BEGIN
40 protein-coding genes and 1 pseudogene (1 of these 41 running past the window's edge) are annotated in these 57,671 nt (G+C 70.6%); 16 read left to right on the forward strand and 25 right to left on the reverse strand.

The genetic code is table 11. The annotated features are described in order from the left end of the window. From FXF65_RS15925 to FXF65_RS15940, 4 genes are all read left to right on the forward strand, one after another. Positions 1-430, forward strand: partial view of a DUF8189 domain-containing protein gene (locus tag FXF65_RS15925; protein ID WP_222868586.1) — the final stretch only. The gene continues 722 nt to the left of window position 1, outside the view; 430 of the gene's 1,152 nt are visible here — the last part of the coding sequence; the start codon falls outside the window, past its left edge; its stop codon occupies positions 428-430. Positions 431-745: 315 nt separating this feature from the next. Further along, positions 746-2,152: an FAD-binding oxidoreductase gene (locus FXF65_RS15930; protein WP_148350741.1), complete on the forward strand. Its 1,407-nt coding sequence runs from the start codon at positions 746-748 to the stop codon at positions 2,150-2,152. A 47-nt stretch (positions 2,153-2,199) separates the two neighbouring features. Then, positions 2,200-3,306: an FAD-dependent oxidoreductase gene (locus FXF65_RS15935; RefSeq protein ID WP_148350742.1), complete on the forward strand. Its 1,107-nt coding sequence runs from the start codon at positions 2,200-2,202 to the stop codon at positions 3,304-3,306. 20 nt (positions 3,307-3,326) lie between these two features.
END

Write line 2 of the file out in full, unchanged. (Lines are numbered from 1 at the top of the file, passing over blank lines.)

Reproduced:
The genetic code is table 11. The annotated features are described in order from the left end of the window. From FXF65_RS15925 to FXF65_RS15940, 4 genes are all read left to right on the forward strand, one after another. Positions 1-430, forward strand: partial view of a DUF8189 domain-containing protein gene (locus tag FXF65_RS15925; protein ID WP_222868586.1) — the final stretch only. The gene continues 722 nt to the left of window position 1, outside the view; 430 of the gene's 1,152 nt are visible here — the last part of the coding sequence; the start codon falls outside the window, past its left edge; its stop codon occupies positions 428-430. Positions 431-745: 315 nt separating this feature from the next. Further along, positions 746-2,152: an FAD-binding oxidoreductase gene (locus FXF65_RS15930; protein WP_148350741.1), complete on the forward strand. Its 1,407-nt coding sequence runs from the start codon at positions 746-748 to the stop codon at positions 2,150-2,152. A 47-nt stretch (positions 2,153-2,199) separates the two neighbouring features. Then, positions 2,200-3,306: an FAD-dependent oxidoreductase gene (locus FXF65_RS15935; RefSeq protein ID WP_148350742.1), complete on the forward strand. Its 1,107-nt coding sequence runs from the start codon at positions 2,200-2,202 to the stop codon at positions 3,304-3,306. 20 nt (positions 3,307-3,326) lie between these two features.